Views of older people sought in York survey

City of York Council and its partners are asking for older people across the city for their views on how we as a city can keep them healthier, happier and more independent for longer.

The survey asks for answers and suggestions on a range of issues including; social life, health, their local community and how they access information.

The survey, which is open for comments until Tuesday 30 June, will be distributed by partners across the city. Residents will also be able to pick up a survey from any of the Explore Library Learning Centres across the city or take the survey online at

The last citywide older people’s survey was held in 2008 and led to some really positive outcomes following feedback from residents. These included the introduction of a handy person service, a toe nail cutting service, and the Age UK first call information service.

Martin Farran, corporate director of health, housing and adult social care said: “Older people bring a great deal of knowledge, skill and energy and contribute enormously to the city.

“We are interested to know how our older residents currently live, the issues they face and to hear ideas on how we can keep older people healthy, happy and independent for longer.”

George Wood, Chair of the Executive Committee from the York Older People’s Assembly said: “This is a real opportunity for older people across the City to have their voice heard and to impact in a very real way on the future planning of services.”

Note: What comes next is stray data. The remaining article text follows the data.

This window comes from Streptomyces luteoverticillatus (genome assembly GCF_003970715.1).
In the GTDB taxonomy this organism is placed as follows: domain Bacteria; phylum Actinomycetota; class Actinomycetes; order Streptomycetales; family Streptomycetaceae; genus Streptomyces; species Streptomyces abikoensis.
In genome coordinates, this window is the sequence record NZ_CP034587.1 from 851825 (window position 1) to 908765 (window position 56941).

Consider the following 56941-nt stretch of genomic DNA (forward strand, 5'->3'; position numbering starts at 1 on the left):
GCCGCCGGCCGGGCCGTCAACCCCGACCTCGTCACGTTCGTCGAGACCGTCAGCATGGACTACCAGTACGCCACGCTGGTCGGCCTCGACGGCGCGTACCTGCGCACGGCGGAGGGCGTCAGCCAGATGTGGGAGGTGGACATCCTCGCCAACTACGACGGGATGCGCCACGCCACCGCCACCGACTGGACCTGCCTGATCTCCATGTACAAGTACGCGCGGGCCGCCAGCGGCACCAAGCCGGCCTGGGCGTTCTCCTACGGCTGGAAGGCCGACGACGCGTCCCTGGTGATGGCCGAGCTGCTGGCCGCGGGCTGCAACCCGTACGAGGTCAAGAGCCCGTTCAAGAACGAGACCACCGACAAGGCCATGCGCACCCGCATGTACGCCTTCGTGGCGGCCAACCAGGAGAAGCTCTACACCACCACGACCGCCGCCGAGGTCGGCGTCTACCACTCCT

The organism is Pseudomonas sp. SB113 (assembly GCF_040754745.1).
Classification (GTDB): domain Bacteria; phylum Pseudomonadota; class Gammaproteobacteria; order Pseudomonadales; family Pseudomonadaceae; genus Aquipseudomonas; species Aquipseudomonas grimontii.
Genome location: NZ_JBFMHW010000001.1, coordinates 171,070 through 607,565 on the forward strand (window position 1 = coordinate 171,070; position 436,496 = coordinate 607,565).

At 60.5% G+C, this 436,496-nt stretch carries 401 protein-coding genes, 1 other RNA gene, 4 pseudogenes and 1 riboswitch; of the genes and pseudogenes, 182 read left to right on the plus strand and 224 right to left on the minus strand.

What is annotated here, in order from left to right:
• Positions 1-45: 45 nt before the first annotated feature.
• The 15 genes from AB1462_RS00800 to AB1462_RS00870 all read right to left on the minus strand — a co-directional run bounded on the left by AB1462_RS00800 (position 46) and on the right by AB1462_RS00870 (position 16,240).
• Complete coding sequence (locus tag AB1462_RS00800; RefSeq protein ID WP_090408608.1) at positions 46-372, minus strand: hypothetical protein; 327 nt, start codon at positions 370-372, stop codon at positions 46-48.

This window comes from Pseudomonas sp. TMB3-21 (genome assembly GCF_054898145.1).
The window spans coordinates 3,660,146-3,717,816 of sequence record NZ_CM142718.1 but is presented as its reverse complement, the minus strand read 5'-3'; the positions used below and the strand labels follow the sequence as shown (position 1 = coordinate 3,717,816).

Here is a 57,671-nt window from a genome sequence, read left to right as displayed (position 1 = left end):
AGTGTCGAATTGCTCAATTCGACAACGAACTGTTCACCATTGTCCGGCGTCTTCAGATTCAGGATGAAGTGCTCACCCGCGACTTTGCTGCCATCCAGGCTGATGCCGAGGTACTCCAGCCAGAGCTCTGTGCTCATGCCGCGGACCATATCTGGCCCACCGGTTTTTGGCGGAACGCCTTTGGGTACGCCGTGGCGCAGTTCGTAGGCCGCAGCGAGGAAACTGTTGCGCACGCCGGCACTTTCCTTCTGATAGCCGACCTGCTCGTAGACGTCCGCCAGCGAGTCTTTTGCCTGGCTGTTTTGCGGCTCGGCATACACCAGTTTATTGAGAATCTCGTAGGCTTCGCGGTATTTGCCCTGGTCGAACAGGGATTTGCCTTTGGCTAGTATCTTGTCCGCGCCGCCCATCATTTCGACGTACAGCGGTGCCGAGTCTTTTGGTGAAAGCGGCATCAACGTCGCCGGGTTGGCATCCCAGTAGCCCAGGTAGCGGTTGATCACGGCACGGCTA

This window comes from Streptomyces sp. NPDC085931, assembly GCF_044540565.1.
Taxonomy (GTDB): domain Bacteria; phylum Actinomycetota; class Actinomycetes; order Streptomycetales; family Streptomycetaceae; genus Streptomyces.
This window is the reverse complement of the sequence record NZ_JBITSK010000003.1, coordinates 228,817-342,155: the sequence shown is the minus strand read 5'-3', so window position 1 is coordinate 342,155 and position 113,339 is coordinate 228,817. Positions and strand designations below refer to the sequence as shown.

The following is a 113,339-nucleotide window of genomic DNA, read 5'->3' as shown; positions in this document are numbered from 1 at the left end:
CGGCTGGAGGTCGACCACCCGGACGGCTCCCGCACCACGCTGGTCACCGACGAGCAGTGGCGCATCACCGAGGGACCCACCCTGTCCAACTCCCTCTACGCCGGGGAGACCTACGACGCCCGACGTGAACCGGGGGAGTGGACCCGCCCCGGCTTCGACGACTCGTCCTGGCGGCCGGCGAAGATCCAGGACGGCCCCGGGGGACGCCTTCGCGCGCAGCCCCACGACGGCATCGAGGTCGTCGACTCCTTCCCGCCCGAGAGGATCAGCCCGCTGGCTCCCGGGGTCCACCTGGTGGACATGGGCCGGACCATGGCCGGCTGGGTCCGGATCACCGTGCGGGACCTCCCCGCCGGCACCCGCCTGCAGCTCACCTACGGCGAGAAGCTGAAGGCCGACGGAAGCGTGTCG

The survey is being conducted collaboratively between the York Older People’s Assembly, Age (UK) York, Healthwatch York, York Council for Voluntary Services, York Blind and Partially Sighted Society, York Alzheimer’s Society, the Vale of York CCG, the Police and Crime Commissioner and City of York Council.

For more information, or to take the survey online, visit

LibDems consult on parking improvements in Windsor Garth area

Beverley Court

Local Liberal Democrats are conducting a door to door survey in the Windsor Garth area following escalating problems with car parking.

The problems have been exacerbated by recent developments and the Liberal Democrats now want to see alternative parking spaces provided if the proposed demolition of garages on Newbury Avenue gets the go ahead.

Plans for the garage site development are expect to be published late next month with a  referral to the planning committee expected before the end of the summer.

Local residents anticipate that a section 106 notice will be served requiring the developers to fund alternative parking space.

The Council stopped re-letting empty garages as long ago as 2012 – a step which has made the lack of off street car parking space an acute problem.

Some of the possible sites for new parking lay-by area shown on the map below. 

LibDem survey asks about NHS, police profile and garages

A new survey launched today in west York seeks residents views on the NHS, GP appointments, dentists, Police visibility and council garages

The survey will be delivered to each household in the Westfield area but can be completed “on line” by clicking here

A similar survey, completed in the autumn in the Chapelfields estate, revealed that:

  • Most tenants thought that the Council was doing a good job in managing houses in York. Despite this high rating—which mirrors the Councils own poll results—York is still considering passing Council housing management to a third party.
  • Unfortunately no one thought that the police were doing a good job in controlling crime levels in the Chapelfields area. This probably reflects recent problems with anti social behaviour although residents were evenly divided when asked whether vandalism, graffiti and rowdy behaviour had increased during the last year.
  • 67% did say that they thought that more should be invested in crime prevention